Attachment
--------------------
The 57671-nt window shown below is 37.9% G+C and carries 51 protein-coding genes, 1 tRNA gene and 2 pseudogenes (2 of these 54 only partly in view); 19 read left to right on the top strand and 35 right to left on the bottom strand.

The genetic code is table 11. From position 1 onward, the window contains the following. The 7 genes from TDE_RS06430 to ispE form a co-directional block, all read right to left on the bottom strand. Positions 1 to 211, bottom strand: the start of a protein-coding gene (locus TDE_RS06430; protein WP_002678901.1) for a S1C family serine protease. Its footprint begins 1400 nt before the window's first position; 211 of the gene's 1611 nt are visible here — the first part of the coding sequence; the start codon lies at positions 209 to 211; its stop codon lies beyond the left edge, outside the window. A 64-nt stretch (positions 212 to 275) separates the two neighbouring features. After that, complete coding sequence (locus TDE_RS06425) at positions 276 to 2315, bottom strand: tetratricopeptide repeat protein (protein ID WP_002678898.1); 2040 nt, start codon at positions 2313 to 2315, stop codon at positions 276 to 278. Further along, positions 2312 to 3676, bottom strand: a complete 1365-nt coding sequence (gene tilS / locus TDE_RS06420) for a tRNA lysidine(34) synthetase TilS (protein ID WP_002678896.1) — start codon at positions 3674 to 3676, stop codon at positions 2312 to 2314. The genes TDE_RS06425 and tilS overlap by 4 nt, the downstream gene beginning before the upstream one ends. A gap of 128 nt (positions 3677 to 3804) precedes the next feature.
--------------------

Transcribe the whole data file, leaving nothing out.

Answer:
The 57671-nt window shown below is 37.9% G+C and carries 51 protein-coding genes, 1 tRNA gene and 2 pseudogenes (2 of these 54 only partly in view); 19 read left to right on the top strand and 35 right to left on the bottom strand.

The genetic code is table 11. From position 1 onward, the window contains the following. The 7 genes from TDE_RS06430 to ispE form a co-directional block, all read right to left on the bottom strand. Positions 1 to 211, bottom strand: the start of a protein-coding gene (locus TDE_RS06430; protein WP_002678901.1) for a S1C family serine protease. Its footprint begins 1400 nt before the window's first position; 211 of the gene's 1611 nt are visible here — the first part of the coding sequence; the start codon lies at positions 209 to 211; its stop codon lies beyond the left edge, outside the window. A 64-nt stretch (positions 212 to 275) separates the two neighbouring features. After that, complete coding sequence (locus TDE_RS06425) at positions 276 to 2315, bottom strand: tetratricopeptide repeat protein (protein ID WP_002678898.1); 2040 nt, start codon at positions 2313 to 2315, stop codon at positions 276 to 278. Further along, positions 2312 to 3676, bottom strand: a complete 1365-nt coding sequence (gene tilS / locus TDE_RS06420) for a tRNA lysidine(34) synthetase TilS (protein ID WP_002678896.1) — start codon at positions 3674 to 3676, stop codon at positions 2312 to 2314. The genes TDE_RS06425 and tilS overlap by 4 nt, the downstream gene beginning before the upstream one ends. A gap of 128 nt (positions 3677 to 3804) precedes the next feature.